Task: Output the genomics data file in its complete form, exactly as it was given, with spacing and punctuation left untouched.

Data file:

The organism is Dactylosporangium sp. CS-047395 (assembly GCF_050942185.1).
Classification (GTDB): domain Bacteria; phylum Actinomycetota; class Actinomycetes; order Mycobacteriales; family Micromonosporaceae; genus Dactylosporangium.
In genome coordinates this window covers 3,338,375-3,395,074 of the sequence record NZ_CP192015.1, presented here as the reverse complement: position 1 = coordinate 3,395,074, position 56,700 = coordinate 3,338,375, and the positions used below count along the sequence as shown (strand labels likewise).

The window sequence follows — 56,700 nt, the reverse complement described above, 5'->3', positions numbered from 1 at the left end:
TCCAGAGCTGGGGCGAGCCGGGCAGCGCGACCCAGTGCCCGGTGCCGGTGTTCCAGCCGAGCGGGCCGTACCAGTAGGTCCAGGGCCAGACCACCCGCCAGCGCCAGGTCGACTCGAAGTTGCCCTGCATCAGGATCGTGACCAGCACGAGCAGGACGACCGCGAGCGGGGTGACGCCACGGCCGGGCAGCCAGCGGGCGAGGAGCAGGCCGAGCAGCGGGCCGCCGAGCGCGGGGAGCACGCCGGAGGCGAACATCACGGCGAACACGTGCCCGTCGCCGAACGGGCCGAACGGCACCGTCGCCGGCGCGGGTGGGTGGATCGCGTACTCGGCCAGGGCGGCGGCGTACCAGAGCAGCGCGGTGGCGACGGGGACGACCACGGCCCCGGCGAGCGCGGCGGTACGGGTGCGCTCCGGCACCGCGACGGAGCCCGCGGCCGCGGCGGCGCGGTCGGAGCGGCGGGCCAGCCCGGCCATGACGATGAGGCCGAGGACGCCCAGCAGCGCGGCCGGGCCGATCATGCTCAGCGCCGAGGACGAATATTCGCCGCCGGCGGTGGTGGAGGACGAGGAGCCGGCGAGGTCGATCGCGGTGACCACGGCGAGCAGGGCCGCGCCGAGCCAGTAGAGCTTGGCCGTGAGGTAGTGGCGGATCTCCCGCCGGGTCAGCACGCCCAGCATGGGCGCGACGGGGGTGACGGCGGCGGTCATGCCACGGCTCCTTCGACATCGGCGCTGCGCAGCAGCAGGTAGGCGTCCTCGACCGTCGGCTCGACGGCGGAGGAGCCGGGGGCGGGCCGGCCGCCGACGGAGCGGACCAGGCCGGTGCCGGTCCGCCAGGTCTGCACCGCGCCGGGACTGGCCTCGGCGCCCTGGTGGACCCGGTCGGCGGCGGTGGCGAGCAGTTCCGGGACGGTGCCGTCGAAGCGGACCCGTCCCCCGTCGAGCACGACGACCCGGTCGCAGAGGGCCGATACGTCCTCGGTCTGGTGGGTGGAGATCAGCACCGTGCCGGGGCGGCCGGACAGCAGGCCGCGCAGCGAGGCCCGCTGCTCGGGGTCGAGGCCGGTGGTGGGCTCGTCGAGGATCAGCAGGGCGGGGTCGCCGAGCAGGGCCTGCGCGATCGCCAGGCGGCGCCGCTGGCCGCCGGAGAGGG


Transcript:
The organism is Dactylosporangium sp. CS-047395 (assembly GCF_050942185.1).
Classification (GTDB): domain Bacteria; phylum Actinomycetota; class Actinomycetes; order Mycobacteriales; family Micromonosporaceae; genus Dactylosporangium.
In genome coordinates this window covers 3,338,375-3,395,074 of the sequence record NZ_CP192015.1, presented here as the reverse complement: position 1 = coordinate 3,395,074, position 56,700 = coordinate 3,338,375, and the positions used below count along the sequence as shown (strand labels likewise).

The window sequence follows — 56,700 nt, the reverse complement described above, 5'->3', positions numbered from 1 at the left end:
TCCAGAGCTGGGGCGAGCCGGGCAGCGCGACCCAGTGCCCGGTGCCGGTGTTCCAGCCGAGCGGGCCGTACCAGTAGGTCCAGGGCCAGACCACCCGCCAGCGCCAGGTCGACTCGAAGTTGCCCTGCATCAGGATCGTGACCAGCACGAGCAGGACGACCGCGAGCGGGGTGACGCCACGGCCGGGCAGCCAGCGGGCGAGGAGCAGGCCGAGCAGCGGGCCGCCGAGCGCGGGGAGCACGCCGGAGGCGAACATCACGGCGAACACGTGCCCGTCGCCGAACGGGCCGAACGGCACCGTCGCCGGCGCGGGTGGGTGGATCGCGTACTCGGCCAGGGCGGCGGCGTACCAGAGCAGCGCGGTGGCGACGGGGACGACCACGGCCCCGGCGAGCGCGGCGGTACGGGTGCGCTCCGGCACCGCGACGGAGCCCGCGGCCGCGGCGGCGCGGTCGGAGCGGCGGGCCAGCCCGGCCATGACGATGAGGCCGAGGACGCCCAGCAGCGCGGCCGGGCCGATCATGCTCAGCGCCGAGGACGAATATTCGCCGCCGGCGGTGGTGGAGGACGAGGAGCCGGCGAGGTCGATCGCGGTGACCACGGCGAGCAGGGCCGCGCCGAGCCAGTAGAGCTTGGCCGTGAGGTAGTGGCGGATCTCCCGCCGGGTCAGCACGCCCAGCATGGGCGCGACGGGGGTGACGGCGGCGGTCATGCCACGGCTCCTTCGACATCGGCGCTGCGCAGCAGCAGGTAGGCGTCCTCGACCGTCGGCTCGACGGCGGAGGAGCCGGGGGCGGGCCGGCCGCCGACGGAGCGGACCAGGCCGGTGCCGGTCCGCCAGGTCTGCACCGCGCCGGGACTGGCCTCGGCGCCCTGGTGGACCCGGTCGGCGGCGGTGGCGAGCAGTTCCGGGACGGTGCCGTCGAAGCGGACCCGTCCCCCGTCGAGCACGACGACCCGGTCGCAGAGGGCCGATACGTCCTCGGTCTGGTGGGTGGAGATCAGCACCGTGCCGGGGCGGCCGGACAGCAGGCCGCGCAGCGAGGCCCGCTGCTCGGGGTCGAGGCCGGTGGTGGGCTCGTCGAGGATCAGCAGGGCGGGGTCGCCGAGCAGGGCCTGCGCGATCGCCAGGCGGCGCCGCTGGCCGCCGGAGAGGG